The differences can be vast.
    In my favorite microscopy community I got all the help I needed to become a well equipped hobbyist.
    In some large online communities concerning topics I’m not an expert in, I’ve quit posting stuff, simply because I got mainly off-topic complaints about some ridiculous banalities in my project instead of some hints where to start my search.
    YES: *whine*
    I hate to see all the beautiful potential go to waste because of trolling biases.

    The thing is: Knowledge is power and it’s a valuable asset and people will pry it our of your cold, dead, repetitive stress injured hands if you don’t make some decisions on who to help out and who is abusing you because he wants to save time.

    I wonder if this phenomenon has been scientifically studied and whether methods have already been drawn up to counteract them…

    There is so much movement in this scene right now, we’d be Idiots if we wouldn’t use this knowledge for our best, make it available, redact it, experiment…

    Food for thought…

  6. I typed a lot of stuff for a comment… I did the resistor thing… I submitted the comment without my name and mail… I got error: “please enter name and mail”… got back… everything was lost… facepalm.

    happy endings…

  7. I’m active in the craft-diy online community and we seem to be the only online community that is supportive, understanding, and generally pretty awesome to each other. We understand that everyone is a beginner at one time or another. We offer help and encouragement to each other. There are some slightly snobby enclaves, but compared to what I see on the rest of the web, we are nirvana.

  8. Mean people who enjoy slagging others are in every cohort, and the more of that cohort you gather, the more posts you’ll see from them. The smaller communities tend to be friendlier because the nice people are still hopeful enough in their community to publish their thoughts, and are often still willing to regulate their community. The best way I’ve found to improve these situations is to hold negative people accountable for the things they wish to change; The burden of education is on them if they want to improve their communities. You want the use of bcrypt to be common knowledge? Make it common knowledge. Make it part of beginners’ FAQs, tutorials, maybe even the documentation if you can. Don’t hide behind insults of inadequate education or experience.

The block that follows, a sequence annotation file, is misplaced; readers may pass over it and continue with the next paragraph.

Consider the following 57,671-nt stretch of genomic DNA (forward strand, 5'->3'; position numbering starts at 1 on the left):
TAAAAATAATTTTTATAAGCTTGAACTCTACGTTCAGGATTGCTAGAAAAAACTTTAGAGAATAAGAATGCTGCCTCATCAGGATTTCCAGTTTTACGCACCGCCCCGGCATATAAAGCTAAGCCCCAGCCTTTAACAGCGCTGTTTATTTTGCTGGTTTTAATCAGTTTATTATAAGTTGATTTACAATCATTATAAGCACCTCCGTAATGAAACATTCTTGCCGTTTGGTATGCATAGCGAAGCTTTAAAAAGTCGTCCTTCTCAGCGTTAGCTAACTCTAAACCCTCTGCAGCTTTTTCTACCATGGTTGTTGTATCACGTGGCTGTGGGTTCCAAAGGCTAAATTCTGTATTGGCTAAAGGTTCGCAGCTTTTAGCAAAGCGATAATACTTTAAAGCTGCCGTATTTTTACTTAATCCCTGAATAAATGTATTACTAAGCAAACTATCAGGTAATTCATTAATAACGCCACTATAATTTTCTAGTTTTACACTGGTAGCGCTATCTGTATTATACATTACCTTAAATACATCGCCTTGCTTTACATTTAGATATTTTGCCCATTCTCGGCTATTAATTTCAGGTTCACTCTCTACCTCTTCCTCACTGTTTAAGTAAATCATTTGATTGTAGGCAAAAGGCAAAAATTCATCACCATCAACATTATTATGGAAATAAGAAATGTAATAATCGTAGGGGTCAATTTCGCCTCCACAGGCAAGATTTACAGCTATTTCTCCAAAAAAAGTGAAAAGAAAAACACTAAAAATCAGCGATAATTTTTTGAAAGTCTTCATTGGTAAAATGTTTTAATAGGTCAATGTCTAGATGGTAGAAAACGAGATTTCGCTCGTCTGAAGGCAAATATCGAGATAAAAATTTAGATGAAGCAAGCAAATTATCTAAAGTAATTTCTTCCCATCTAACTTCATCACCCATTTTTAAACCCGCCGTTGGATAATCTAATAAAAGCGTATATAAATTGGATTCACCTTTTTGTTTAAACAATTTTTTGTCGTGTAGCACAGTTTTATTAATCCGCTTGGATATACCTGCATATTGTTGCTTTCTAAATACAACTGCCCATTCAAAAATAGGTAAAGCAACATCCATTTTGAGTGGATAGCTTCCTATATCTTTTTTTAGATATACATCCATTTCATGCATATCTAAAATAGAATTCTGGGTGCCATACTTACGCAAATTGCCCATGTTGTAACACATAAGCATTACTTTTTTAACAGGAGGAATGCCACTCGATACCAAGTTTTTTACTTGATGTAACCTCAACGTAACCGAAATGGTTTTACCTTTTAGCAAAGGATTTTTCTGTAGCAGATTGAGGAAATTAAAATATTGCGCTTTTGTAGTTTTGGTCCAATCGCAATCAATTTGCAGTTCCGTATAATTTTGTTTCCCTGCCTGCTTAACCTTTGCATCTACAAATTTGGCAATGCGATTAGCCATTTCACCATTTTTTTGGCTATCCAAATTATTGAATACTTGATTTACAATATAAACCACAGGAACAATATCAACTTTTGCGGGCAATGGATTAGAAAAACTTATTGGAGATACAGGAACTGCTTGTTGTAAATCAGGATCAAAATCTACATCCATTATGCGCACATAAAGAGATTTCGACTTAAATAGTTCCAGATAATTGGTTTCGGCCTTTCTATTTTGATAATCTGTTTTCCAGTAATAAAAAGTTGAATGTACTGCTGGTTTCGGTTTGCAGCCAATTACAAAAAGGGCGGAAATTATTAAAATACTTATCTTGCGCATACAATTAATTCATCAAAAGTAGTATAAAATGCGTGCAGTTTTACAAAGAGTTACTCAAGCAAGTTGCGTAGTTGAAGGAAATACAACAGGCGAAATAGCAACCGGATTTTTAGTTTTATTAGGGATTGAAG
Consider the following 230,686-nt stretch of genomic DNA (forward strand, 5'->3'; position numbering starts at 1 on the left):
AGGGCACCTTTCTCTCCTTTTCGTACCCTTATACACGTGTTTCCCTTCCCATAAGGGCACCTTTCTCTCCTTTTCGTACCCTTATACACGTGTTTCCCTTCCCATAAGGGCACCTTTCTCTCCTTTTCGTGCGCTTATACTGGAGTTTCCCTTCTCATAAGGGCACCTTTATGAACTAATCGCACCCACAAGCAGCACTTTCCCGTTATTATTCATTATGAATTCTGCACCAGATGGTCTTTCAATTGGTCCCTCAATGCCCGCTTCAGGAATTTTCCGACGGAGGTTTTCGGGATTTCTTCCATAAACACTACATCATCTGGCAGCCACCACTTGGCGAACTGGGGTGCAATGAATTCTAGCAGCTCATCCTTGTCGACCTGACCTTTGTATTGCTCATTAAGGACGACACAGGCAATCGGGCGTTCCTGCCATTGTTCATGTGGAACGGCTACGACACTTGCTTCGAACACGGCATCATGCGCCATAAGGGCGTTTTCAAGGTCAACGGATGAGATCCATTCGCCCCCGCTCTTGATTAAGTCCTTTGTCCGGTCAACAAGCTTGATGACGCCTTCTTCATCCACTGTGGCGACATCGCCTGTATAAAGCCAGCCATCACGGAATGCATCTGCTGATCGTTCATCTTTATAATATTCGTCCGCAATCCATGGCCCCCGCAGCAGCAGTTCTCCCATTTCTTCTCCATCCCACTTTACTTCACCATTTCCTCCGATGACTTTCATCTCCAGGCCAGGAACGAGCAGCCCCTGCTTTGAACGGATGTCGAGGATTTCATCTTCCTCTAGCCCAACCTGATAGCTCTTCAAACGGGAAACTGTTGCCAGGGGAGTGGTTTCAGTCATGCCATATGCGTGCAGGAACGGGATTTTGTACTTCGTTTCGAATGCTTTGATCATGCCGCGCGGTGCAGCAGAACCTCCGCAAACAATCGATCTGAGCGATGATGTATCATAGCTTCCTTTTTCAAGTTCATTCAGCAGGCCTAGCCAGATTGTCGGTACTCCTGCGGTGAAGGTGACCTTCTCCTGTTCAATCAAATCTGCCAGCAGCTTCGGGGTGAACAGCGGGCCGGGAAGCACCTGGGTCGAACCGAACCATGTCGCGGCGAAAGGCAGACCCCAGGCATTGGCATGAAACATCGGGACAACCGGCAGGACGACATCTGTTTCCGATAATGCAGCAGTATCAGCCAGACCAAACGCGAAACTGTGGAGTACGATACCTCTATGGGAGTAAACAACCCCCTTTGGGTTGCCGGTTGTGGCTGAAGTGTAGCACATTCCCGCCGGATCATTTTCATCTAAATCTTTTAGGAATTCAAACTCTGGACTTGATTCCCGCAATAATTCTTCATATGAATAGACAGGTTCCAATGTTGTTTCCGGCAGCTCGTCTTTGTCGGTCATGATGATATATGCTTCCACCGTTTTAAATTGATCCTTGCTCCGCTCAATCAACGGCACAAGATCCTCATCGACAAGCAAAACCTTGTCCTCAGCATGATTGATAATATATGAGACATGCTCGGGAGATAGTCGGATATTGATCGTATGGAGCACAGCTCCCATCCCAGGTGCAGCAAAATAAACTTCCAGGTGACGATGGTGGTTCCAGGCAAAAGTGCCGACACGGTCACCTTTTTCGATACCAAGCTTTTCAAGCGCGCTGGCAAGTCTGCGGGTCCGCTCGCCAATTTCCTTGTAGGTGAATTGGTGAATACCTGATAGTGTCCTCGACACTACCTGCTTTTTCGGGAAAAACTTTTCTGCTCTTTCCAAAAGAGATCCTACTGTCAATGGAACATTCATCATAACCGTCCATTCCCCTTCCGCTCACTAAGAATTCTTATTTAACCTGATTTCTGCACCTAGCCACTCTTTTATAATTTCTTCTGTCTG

9. Awesome…

  10. I’ve found that the harshest critics usually skulk away when you challenge them to point to something super awesome they’ve done.

    I also ask them to remember way back when they were learning something new, and give learners a break.

  11. Michael Taylor

    I don’t understand “hipsters”, but I think that’s being I’m either too socially inept, or too old to look cool in skinny jeans and I’m old enough to have left usage of flammable hair products in the ’80’s where they belong.

    I am tired of trolls, but I also tire of newcomers who are apparently lazy, that is the ones who resist the suggestion of reading the FAQs, and following the guides on how to best ask for help, after it’s been pointed out to them. In most good communities nearly all of new users are willing to follow this basic advice, and they get the help they want. Those who ignore those basic steps tend to be poor community members in general, and are generally shunned.

    I don’t have the time and energy to insult newcomers, there are too many of them, and I don’t scale well. Maybe I’m too old, tired, or lazy, but if someone reads the FAQ and tries to ask for help in a productive way (without insults or demands) I will answer their question if I can, when I have the time to do so. And all my free advice comes with 100% money-back guarantee. 🙂

    There are enough good forums that no one is forced to follow or remain active in a hostile or negative forum or community, so do the most proactive thing, and don’t participate. That is if the community is already dominated by uncivil folks. They those communities should die through attrition.